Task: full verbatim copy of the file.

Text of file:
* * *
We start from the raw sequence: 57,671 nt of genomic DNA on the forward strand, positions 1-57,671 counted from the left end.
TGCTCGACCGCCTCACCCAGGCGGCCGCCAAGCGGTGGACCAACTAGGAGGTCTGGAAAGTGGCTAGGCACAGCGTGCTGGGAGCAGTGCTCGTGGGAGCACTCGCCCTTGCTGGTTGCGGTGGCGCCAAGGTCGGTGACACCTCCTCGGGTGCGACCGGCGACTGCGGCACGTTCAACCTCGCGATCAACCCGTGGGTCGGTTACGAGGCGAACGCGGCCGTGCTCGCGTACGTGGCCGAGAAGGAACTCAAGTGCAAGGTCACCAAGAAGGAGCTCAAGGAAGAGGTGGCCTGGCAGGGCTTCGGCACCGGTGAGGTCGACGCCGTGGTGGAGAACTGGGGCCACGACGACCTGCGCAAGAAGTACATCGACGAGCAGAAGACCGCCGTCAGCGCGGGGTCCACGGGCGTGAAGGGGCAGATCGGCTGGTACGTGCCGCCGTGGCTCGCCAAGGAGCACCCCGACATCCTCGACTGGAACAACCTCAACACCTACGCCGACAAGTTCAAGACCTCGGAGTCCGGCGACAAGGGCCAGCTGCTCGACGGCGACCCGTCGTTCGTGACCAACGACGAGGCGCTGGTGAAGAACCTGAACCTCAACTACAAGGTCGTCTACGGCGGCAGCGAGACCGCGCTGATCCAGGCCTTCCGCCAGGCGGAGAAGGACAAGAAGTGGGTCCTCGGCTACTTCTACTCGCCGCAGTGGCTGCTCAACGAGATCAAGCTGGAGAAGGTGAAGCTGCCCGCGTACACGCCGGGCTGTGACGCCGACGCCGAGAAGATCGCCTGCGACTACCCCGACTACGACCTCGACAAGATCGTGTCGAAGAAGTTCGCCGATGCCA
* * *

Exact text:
We start from the raw sequence: 57,671 nt of genomic DNA on the forward strand, positions 1-57,671 counted from the left end.
TGCTCGACCGCCTCACCCAGGCGGCCGCCAAGCGGTGGACCAACTAGGAGGTCTGGAAAGTGGCTAGGCACAGCGTGCTGGGAGCAGTGCTCGTGGGAGCACTCGCCCTTGCTGGTTGCGGTGGCGCCAAGGTCGGTGACACCTCCTCGGGTGCGACCGGCGACTGCGGCACGTTCAACCTCGCGATCAACCCGTGGGTCGGTTACGAGGCGAACGCGGCCGTGCTCGCGTACGTGGCCGAGAAGGAACTCAAGTGCAAGGTCACCAAGAAGGAGCTCAAGGAAGAGGTGGCCTGGCAGGGCTTCGGCACCGGTGAGGTCGACGCCGTGGTGGAGAACTGGGGCCACGACGACCTGCGCAAGAAGTACATCGACGAGCAGAAGACCGCCGTCAGCGCGGGGTCCACGGGCGTGAAGGGGCAGATCGGCTGGTACGTGCCGCCGTGGCTCGCCAAGGAGCACCCCGACATCCTCGACTGGAACAACCTCAACACCTACGCCGACAAGTTCAAGACCTCGGAGTCCGGCGACAAGGGCCAGCTGCTCGACGGCGACCCGTCGTTCGTGACCAACGACGAGGCGCTGGTGAAGAACCTGAACCTCAACTACAAGGTCGTCTACGGCGGCAGCGAGACCGCGCTGATCCAGGCCTTCCGCCAGGCGGAGAAGGACAAGAAGTGGGTCCTCGGCTACTTCTACTCGCCGCAGTGGCTGCTCAACGAGATCAAGCTGGAGAAGGTGAAGCTGCCCGCGTACACGCCGGGCTGTGACGCCGACGCCGAGAAGATCGCCTGCGACTACCCCGACTACGACCTCGACAAGATCGTGTCGAAGAAGTTCGCCGATGCCA